Florida law prohibits requiring masks in non-medical settings and now leaves the decision about quarantining after a close contact at school to the child’s parents.
A study of schools with more than 1.1 million students and 157,000 staff members determined a 72% drop of in-school Covid transmission occurred with mandatory mask policies instead of optional or partial masking.
The Hillsborough County School District published a notice effective January 31, 2022:
“The Florida Department of Health has shifted COVID-19 case investigation focus to: ‘high-congregate settings’ (nursing homes/skilled nursing/assisted living facilities, correctional facilities, homeless shelters, group homes) at high risk for secondary transmission or poor health outcomes among their residents as a result of COVID-19 infection. Public schools and daycare settings are not considered congregate settings.”
During the week leading up to that announcement 38,629 school-aged children in Florida had tested positive.
On January 26th, the Orange County School District announced that the state will no longer permit excused absences for Covid effective January 31st. Children who quarantined after a Covid exposure would be considered truant:
Schools closed for the summer after May 26th. As of May 23, 2022, there had been 29,051 cases during this school year in the Hillsborough County School District:
Florida Covid Testing:
A report released by the US House Select Subcommittee on the Coronavirus Crisis in June 2022 explains Florida’s approach to the pandemic:
In March 2020, a radiologist named Scott Atlas began pushing the federal government to stop the “a massive overreaction” that was “inciting irrational fear.”
He claimed that SARS-CoV-2 would kill about 10,000 Americans, a number so small that it “would be unnoticed” compared to influenza.
Dr. Atlas advocated isolating high-risk people and exposing lower-risk Americans to the virus as quickly as possible. Masks and widespread social distancing would prevent that from happening, so he eschewed them.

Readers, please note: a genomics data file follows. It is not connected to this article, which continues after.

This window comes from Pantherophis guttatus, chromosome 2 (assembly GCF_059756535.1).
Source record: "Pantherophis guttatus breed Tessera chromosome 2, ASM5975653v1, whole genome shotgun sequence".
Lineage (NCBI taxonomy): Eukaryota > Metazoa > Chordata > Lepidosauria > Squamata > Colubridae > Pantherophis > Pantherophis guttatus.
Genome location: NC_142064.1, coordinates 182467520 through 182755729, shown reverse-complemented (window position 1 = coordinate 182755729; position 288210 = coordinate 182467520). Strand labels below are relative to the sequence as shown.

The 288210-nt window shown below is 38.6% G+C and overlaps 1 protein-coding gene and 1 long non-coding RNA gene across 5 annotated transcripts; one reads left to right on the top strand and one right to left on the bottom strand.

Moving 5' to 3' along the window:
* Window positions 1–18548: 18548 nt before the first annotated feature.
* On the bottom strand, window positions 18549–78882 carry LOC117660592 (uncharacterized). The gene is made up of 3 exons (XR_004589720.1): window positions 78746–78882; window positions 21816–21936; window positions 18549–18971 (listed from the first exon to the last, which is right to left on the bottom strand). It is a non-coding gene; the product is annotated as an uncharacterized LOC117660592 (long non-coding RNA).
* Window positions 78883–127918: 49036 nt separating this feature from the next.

On July 4, 2020, another like-minded Trump Administration official wrote this:
Dr. Deborah Birx pointed out that many Americans over 70 live in multi-generational households, to no avail.
Dr. Atlas advised Ron DeSantis on Florida’s Covid response.
Several months later, Jared Kushner secretly hired him to join the Trump Administration.
Mr. Kushner told him to hide his badge and had him anonymously join Coronavirus Task Force online meetings for the first two weeks he was employed there, because Dr. Birx “would be extremely sensitive and upset and threatened if I came in.”
A memorandum written by Dr. Atlas called “Strategy for Moving Forward Covid-19” stated this:
He also claimed, “…emerging research adding insights into immunity and suggesting that herd immunity may arise with a far lower population infection rate than originally thought…We expect to see more cases with more social interactions, because this is a contagious disease.”
In August 2020, Dr. Atlas invited several doctors to the White House who agreed with his approach.
One of them was Dr. Joseph Ladapo, who now serves as the Florida Surgeon General.
Dr. Birx wrote in her objection to the meeting which she called “dangerous”, “any credibility given to these individuals in this moment while we were headed into the fall would be dangerous for our overall response and ability to contain the virus.” They met anyway.
Fearing that large-scale testing was harmful because it would interfere with achieving herd immunity and lead to “lockdowns [which would] hurt Americans more than the virus,” Dr. Atlas wrote this on August 3, 2020:
After fierce debate, the testing guidance was drastically weakened against the wishes of the CDC director.
An unknown person removed the recommendation for people without symptoms to self-isolate for 14 days after close contact with an infected person. Testing declined significantly.
In September, Dr. Atlas sent an email claiming that PCR tests were “misleadingly positive.” His “remedy” was to make the lab work stop after fewer cycles, making the virus harder to detect:
Three weeks after restrictions were loosened, the CDC reinstated 14 days of isolation even with a negative test.
When Jared Kushner read a draft tweet created for President Trump to ask everyone to wear a mask to slow viral spread, Dr. Atlas objected that it wasn’t consistent with the president’s disparagement of masks. It was weakened to read “only if you cannot socially distance.”